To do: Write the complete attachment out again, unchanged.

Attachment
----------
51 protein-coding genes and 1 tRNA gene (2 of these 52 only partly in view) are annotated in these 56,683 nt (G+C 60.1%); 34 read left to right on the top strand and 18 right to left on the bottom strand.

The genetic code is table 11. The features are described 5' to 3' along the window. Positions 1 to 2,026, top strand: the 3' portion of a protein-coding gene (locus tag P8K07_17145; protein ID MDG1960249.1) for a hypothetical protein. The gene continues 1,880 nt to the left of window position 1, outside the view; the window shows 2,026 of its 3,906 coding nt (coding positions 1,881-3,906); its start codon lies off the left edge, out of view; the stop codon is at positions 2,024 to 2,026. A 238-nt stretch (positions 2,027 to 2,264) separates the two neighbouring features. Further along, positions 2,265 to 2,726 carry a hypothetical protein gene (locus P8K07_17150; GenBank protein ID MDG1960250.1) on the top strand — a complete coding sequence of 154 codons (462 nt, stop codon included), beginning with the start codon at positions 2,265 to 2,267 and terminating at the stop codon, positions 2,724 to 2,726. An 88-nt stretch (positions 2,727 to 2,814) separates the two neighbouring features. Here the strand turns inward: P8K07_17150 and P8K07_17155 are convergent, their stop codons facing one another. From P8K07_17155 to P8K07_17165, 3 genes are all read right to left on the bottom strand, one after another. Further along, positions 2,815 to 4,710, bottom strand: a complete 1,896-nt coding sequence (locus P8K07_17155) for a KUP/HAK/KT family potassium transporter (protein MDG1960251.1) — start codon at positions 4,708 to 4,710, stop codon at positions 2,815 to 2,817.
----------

51 protein-coding genes and 1 tRNA gene (2 of these 52 only partly in view) are annotated in these 56,683 nt (G+C 60.1%); 34 read left to right on the top strand and 18 right to left on the bottom strand.

The genetic code is table 11. The features are described 5' to 3' along the window. Positions 1 to 2,026, top strand: the 3' portion of a protein-coding gene (locus tag P8K07_17145; protein ID MDG1960249.1) for a hypothetical protein. The gene continues 1,880 nt to the left of window position 1, outside the view; the window shows 2,026 of its 3,906 coding nt (coding positions 1,881-3,906); its start codon lies off the left edge, out of view; the stop codon is at positions 2,024 to 2,026. A 238-nt stretch (positions 2,027 to 2,264) separates the two neighbouring features. Further along, positions 2,265 to 2,726 carry a hypothetical protein gene (locus P8K07_17150; GenBank protein ID MDG1960250.1) on the top strand — a complete coding sequence of 154 codons (462 nt, stop codon included), beginning with the start codon at positions 2,265 to 2,267 and terminating at the stop codon, positions 2,724 to 2,726. An 88-nt stretch (positions 2,727 to 2,814) separates the two neighbouring features. Here the strand turns inward: P8K07_17150 and P8K07_17155 are convergent, their stop codons facing one another. From P8K07_17155 to P8K07_17165, 3 genes are all read right to left on the bottom strand, one after another. Further along, positions 2,815 to 4,710, bottom strand: a complete 1,896-nt coding sequence (locus P8K07_17155) for a KUP/HAK/KT family potassium transporter (protein MDG1960251.1) — start codon at positions 4,708 to 4,710, stop codon at positions 2,815 to 2,817.